Weingut PrielerAll products from this vendor
The Prielers are a respectable and successful family in Schützen. For the past 150 years or more, their farm has been located at the end of the village's main street. In the Lake Neusiedler region, they are engaged in a popular type of agriculture in the highlands - they grow cereals, fruits, beets, potatoes, as well as keep cows, a couple of pigs and chickens, which will ensure the survival of the family even in difficult times. For more than 20 years, Engelbert Prieler has tested, tested and tried to hear the voice of nature. He managed to achieve his goal - a limited number of grape varieties, each of which grows in an ideal vineyard.
BlaufränkischAll products from this varietal
Classic Blaufrankisch wines are deep colored, medium-bodied reds with intensive black-fruit aromas, soft bitterness and spicy aftertaste.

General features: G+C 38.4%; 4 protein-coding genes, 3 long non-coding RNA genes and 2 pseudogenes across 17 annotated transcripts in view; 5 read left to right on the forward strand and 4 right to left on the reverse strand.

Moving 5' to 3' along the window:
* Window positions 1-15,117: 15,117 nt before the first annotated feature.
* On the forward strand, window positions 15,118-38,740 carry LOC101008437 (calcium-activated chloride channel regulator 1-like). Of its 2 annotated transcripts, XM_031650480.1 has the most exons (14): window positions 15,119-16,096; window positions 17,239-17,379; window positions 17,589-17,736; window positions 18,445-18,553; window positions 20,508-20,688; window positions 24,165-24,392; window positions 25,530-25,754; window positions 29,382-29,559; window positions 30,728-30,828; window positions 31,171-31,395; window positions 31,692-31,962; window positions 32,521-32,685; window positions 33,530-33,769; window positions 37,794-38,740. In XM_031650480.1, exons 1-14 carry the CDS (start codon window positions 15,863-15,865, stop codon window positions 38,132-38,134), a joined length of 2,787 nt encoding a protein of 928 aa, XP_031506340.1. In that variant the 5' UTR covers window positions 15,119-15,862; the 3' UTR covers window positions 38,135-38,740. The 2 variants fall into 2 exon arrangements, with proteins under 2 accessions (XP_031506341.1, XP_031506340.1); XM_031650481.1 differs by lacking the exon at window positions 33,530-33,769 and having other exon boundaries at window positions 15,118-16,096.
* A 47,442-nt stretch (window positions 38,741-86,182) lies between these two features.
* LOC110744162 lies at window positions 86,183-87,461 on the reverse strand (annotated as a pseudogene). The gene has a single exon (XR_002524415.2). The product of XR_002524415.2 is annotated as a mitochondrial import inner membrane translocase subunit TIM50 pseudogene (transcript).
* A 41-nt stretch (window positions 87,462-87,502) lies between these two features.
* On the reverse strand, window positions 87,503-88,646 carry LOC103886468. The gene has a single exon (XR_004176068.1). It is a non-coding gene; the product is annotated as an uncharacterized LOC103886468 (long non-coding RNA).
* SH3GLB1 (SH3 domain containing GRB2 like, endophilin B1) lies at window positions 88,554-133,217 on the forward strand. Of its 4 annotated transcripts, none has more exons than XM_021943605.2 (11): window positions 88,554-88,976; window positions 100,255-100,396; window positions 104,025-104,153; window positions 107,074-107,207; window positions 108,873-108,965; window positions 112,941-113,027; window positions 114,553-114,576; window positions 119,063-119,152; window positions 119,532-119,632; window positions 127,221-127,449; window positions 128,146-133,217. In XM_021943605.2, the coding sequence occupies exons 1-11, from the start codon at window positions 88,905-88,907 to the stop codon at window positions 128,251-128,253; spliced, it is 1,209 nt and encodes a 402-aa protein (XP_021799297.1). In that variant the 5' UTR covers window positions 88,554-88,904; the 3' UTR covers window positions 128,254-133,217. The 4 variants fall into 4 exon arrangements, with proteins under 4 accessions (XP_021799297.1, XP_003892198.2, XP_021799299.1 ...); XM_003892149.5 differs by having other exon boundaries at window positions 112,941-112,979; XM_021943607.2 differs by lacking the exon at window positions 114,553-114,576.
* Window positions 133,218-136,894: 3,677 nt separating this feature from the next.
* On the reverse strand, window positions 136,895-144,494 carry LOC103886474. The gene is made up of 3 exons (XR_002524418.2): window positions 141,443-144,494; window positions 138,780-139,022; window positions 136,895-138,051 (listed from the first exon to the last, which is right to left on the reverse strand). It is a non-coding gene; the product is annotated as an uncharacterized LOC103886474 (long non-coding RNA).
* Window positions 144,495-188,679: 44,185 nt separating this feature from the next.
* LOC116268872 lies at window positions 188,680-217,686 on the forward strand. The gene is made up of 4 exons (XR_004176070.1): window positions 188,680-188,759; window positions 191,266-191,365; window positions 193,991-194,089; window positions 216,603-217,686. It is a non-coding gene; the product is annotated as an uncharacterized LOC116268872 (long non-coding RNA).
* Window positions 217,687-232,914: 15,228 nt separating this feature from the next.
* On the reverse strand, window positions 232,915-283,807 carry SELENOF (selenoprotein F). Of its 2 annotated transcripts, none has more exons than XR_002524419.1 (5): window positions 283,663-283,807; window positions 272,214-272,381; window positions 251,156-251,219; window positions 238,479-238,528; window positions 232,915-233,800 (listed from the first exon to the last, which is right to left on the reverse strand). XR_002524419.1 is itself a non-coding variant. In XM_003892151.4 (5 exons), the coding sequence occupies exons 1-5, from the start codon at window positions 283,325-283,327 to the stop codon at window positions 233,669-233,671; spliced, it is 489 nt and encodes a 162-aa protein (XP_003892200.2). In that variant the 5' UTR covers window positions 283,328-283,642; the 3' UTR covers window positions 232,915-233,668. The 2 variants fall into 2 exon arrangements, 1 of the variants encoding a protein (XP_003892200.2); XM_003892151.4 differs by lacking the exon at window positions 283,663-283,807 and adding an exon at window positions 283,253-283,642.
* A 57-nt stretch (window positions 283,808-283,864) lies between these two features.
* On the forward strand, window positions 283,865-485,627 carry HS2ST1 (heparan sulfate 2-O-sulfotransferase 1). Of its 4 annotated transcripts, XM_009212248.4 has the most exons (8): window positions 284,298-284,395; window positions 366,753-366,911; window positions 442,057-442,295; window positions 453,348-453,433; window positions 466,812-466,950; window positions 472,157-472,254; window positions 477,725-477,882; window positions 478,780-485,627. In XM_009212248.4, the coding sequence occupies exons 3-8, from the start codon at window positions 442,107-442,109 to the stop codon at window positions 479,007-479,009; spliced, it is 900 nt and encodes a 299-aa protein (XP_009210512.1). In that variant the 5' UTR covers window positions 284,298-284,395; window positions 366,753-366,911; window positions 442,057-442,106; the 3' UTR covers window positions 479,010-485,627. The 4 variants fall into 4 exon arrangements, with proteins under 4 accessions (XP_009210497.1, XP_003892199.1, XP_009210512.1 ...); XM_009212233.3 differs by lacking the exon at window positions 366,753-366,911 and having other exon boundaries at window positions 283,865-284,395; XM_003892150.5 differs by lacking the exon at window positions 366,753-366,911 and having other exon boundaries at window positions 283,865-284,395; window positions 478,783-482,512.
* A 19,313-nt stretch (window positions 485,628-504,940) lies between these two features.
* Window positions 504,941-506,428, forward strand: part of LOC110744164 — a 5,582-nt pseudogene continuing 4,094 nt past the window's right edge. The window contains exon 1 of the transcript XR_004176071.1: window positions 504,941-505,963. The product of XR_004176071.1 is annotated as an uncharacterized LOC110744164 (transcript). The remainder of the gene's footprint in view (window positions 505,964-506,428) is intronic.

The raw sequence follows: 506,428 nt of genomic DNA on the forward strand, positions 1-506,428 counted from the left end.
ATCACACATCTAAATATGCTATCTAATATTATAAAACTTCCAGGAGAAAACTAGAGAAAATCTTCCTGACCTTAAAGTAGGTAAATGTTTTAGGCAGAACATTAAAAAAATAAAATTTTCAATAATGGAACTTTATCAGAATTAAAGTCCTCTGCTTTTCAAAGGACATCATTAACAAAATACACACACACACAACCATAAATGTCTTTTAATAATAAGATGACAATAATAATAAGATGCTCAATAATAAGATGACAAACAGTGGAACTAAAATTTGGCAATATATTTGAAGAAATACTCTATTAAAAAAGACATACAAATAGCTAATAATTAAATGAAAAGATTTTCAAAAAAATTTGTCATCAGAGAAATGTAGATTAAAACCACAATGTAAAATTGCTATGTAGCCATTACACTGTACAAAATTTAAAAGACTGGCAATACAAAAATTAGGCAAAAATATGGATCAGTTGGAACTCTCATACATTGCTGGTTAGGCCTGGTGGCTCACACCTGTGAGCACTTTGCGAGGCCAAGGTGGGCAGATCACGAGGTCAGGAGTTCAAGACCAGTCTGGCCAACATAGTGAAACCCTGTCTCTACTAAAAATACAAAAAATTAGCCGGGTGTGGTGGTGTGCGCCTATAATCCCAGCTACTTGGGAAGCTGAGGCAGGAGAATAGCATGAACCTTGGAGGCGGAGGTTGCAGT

Burgenland is a large wine-producing region on the eastern border of Austria. Despite the country's image as the producer of some of the world's finest white wines, Austria is also home to a thriving red wine culture: Burgenland, with its sunny, continental summers, is the country's key red wine region, with its wines based mainly on the Blaufränkisch and Zweigelt grape varieties. The region occupies a narrow strip of land that runs from the Danube River down to Steiermark in the south. On its eastern side is the border with Hungary, and to the west lies the most eastern foothills of the Alps. Steiermark aside, Burgenland is one of Austria's southernmost wine regions, and topographically is more aligned with Hungary than with much of the rest of Austria. Burgenland is home to four DAC appellations: from north to south; Neusiedlersee, Leithaberg, Mittelburgenland and Eisenberg. Within each of these zones, any wines which do not conform to the particular classification are labeled with the Burgenland appellation. Burgenland's Lake Neusiedl (Neusiedlersee) is one of the viticultural focus points of the region. It stores summer heat from the Pannonian Plain, an expansive, warm area which covers much of Hungary and eastern Austria, effectively lengthening the ripening season into autumn. In contrast to the other Burgenland DACs all of the wines of Leithaberg DAC qualify. Red wines must be made predominantly with Blaufränkisch. White grape varieties are Chardonnay, Pinot Blanc, Neuberger and Grüner Veltliner, either varietally or as a blend. Mittelburgenland, south of the Neusiedlersee, is perhaps the most notable of Burgenland's red wine regions. The spicy red wines made here from Blaufränkisch have garnered the region its own DAC title, and the variety accounts for more than half of all vineyard land in the region.